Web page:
Advice for parents on tutoring
There is no doubt that parents are keen for their children to be confident and successful in mathematics at school. They correctly see mathematics as important for their child’s future and are anxious to support their learning. So what can parents do to help their children, particularly if there are concerns about their child’s learning?
Tutoring – Further advice for parents
The following topics outline more details of aspects of seeking a tutor in mathematics. The advice should be read in conjunction with the advice paper.
Identify the problem – Talk with your child
Start by trying to work out what aspects of maths your child is having difficulties with. For some it may be specific aspects of maths they are struggling with; e.g., fractions, decimals. For others it may simply be they are lacking confidence in maths and so everything seems difficult.
Talk to your child; try to get them to explain what they think is the problem. They might be able to explain it better to an older sibling, relation or friend.
Typically young people may say things like:
- I don’t want to appear silly so I don’t ask for help or ask questions.
- The teacher doesn’t explain how to do it well enough.
- The teacher goes too fast for me.
- It is all just too hard for me – I don’t get it.
- I just forget everything when we do a test.
These statements seem negative and may make you, as a parent, feel increasingly anxious and helpless.
However, they are actually a positive step in identifying the problem and allow you to work towards better supporting your child’s learning in mathematics.
You can reassure your child that these feelings are not uncommon, and that together you will be working on changing things.
You may also be able to discuss with your child the details of what they mean:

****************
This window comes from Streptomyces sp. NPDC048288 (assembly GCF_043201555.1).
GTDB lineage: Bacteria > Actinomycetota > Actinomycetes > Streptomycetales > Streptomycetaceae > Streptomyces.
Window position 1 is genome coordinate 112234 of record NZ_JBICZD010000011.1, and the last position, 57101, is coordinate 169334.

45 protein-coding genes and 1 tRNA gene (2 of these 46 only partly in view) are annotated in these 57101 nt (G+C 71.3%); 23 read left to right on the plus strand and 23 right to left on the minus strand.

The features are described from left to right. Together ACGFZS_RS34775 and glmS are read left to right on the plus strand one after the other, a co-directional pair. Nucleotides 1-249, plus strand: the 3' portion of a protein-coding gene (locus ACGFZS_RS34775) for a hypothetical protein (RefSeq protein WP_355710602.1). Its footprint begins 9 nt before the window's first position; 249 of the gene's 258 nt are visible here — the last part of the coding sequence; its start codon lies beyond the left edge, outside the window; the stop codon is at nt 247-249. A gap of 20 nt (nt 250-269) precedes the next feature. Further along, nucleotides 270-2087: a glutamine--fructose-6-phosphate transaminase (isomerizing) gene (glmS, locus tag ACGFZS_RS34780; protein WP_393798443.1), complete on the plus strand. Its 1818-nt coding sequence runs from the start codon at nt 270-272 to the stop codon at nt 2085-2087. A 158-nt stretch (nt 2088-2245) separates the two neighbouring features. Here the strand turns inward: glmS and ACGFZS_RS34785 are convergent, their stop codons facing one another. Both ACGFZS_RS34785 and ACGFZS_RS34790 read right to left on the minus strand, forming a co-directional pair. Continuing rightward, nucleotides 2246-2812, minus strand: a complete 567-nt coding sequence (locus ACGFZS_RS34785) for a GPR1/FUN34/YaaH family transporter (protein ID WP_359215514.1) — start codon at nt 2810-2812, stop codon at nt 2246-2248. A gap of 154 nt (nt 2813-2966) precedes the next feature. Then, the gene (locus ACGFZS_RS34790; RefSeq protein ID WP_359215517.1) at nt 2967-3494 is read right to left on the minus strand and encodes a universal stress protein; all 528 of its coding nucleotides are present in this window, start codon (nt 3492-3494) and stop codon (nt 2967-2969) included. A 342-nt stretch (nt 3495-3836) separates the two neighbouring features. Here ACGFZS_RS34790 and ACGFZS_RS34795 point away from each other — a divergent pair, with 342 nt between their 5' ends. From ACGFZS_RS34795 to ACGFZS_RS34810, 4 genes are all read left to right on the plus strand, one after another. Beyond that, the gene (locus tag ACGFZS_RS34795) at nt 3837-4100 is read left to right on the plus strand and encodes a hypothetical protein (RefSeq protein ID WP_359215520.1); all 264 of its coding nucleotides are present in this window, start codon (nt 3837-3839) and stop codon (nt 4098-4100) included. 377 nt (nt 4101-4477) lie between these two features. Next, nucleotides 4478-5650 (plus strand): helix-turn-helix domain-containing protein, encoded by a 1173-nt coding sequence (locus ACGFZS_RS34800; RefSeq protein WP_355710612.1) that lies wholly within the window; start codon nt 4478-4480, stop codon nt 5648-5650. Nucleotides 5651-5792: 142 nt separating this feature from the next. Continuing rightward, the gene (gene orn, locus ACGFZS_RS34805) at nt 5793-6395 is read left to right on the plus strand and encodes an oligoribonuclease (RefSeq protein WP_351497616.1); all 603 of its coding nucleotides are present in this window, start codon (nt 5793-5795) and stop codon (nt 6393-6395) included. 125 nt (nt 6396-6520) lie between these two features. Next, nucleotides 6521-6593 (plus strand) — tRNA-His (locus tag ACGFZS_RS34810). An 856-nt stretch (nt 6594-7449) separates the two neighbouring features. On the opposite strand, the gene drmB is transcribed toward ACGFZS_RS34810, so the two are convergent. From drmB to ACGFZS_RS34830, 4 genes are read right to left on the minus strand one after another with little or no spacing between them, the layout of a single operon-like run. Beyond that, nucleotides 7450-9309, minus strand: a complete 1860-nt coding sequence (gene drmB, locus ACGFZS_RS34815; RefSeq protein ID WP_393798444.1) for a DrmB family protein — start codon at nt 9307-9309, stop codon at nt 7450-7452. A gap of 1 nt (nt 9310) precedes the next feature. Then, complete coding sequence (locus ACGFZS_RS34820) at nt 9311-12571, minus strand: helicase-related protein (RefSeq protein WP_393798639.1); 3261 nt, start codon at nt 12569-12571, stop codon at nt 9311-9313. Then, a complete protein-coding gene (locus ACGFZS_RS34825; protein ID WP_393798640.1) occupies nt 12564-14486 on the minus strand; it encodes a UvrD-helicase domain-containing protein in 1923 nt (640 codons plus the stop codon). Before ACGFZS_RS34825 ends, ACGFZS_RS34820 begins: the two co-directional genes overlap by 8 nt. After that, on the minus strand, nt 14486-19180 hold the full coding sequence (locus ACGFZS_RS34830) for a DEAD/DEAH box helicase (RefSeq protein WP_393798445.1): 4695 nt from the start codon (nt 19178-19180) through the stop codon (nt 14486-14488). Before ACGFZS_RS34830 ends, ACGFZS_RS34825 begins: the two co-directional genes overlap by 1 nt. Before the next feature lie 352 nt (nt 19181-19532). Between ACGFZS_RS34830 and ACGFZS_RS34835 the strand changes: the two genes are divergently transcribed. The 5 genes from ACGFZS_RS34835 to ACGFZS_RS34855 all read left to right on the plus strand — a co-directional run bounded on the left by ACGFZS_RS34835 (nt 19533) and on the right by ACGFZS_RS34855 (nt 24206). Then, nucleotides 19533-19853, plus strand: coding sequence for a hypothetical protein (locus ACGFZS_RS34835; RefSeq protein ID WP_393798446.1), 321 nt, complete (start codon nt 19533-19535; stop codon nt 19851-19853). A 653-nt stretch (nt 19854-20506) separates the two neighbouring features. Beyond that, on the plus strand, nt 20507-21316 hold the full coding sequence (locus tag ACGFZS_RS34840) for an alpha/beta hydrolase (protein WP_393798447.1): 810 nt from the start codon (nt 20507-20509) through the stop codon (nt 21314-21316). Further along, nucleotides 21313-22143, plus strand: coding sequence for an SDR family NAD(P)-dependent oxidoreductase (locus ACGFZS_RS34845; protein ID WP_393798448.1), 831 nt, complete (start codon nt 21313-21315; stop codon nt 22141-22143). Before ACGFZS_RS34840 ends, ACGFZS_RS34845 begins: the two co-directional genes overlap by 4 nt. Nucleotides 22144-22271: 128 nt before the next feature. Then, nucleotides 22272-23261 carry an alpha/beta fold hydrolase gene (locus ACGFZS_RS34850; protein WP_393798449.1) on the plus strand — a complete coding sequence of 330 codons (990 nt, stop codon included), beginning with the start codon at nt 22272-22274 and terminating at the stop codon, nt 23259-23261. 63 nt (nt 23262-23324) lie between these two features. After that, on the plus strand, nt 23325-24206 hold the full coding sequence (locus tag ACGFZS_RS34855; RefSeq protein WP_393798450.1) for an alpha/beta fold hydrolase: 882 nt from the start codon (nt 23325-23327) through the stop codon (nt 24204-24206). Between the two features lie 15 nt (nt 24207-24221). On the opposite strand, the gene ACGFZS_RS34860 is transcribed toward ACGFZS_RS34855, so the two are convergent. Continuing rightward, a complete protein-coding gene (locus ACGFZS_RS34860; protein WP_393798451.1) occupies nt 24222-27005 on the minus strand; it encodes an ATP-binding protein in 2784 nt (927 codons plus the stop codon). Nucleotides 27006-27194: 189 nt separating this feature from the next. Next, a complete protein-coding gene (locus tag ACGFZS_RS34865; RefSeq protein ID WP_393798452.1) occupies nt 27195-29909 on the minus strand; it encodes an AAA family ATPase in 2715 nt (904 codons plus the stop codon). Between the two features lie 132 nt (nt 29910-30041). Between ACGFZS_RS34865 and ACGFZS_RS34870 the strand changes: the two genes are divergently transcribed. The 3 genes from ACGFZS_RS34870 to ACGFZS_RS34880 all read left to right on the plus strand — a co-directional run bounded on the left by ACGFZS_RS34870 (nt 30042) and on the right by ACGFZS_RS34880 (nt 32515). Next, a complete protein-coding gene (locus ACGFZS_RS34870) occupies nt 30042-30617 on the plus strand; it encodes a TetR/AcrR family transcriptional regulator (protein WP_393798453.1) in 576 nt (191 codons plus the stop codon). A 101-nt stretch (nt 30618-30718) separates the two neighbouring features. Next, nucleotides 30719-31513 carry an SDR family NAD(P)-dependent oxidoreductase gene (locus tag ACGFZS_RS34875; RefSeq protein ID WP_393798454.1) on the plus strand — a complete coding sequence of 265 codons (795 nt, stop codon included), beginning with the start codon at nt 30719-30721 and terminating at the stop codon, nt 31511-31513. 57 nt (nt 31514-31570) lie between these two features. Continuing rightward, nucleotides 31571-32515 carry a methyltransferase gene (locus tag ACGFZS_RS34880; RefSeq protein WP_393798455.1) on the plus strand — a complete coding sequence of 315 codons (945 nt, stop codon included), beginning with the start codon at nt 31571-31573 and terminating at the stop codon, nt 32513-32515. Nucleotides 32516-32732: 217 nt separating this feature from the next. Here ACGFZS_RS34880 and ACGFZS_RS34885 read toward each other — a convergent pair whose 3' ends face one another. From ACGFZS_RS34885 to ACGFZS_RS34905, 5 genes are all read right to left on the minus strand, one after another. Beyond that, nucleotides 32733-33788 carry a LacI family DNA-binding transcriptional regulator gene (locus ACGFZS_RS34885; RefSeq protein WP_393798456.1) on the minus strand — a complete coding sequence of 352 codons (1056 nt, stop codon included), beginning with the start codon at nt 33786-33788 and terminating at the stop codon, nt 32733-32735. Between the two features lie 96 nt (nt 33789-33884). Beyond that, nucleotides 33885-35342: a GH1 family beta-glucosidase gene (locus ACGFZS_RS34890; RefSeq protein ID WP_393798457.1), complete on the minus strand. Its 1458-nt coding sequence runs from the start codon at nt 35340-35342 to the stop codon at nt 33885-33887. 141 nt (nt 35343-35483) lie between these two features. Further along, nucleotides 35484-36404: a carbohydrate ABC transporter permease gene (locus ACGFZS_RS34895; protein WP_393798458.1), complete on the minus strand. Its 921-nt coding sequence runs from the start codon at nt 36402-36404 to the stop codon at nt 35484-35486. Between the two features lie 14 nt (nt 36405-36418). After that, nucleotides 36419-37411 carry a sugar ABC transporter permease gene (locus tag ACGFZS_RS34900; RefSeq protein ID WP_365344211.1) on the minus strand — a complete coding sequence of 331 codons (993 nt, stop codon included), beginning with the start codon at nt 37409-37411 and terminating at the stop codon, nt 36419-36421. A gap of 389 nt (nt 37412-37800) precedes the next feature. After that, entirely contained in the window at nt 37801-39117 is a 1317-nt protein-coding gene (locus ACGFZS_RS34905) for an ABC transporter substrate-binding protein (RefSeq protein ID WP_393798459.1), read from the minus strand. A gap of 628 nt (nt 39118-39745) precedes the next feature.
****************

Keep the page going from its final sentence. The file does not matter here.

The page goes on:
- What particular parts are ‘too hard’?
- What part of the lesson does the teacher go ‘too fast’?
You may even start developing strategies:
- How could you let the teacher know you need some help without the other students being aware?
- What might help you calm down in a test?
Investigate the problem – Talk to your child’s teacher
The classroom teacher is the most important resource for any child’s learning of mathematics.
Teachers work with children every day and have an acute knowledge of their mathematics capabilities.
Once you have identified that your child has an issue in mathematics, your first step must be to talk to your child’s teacher.
Teachers welcome dialogue with parents – it allows a partnership between the teacher, you, and your child to develop. This partnership is an essential element in supporting quality teaching and learning for your child.
Explore the problem – What to talk to the teacher about
Some of the key areas to explore with the teacher should be:
- Does the teacher believe your child has issues with mathematics?
- What is your child’s approach/attitude to maths in class: e.g., do they ask for help? Do they answer questions?
- What are the specific areas of mathematics your child is struggling with?
- Is it possible to see assessment pieces as evidence of this?
- Would my child benefit from outside assistance (e.g., tutor, maths computer program. etc.)?
These open and honest discussions should allow a plan to be developed to tackle the issues identified.
You, the teacher and your child need to collaboratively develop the plan. The plan may involve extra support at school in the form of intervention sessions or extra practice sent home to help your child better grasp concepts.
At this point it is also a good idea to ask the teacher if they think outside assistance such as tutoring would be beneficial. This may also become part of the plan.
Once the plan is agreed upon it is important to keep in regular contact with your child’s teacher so as to closely monitor your child’s progress.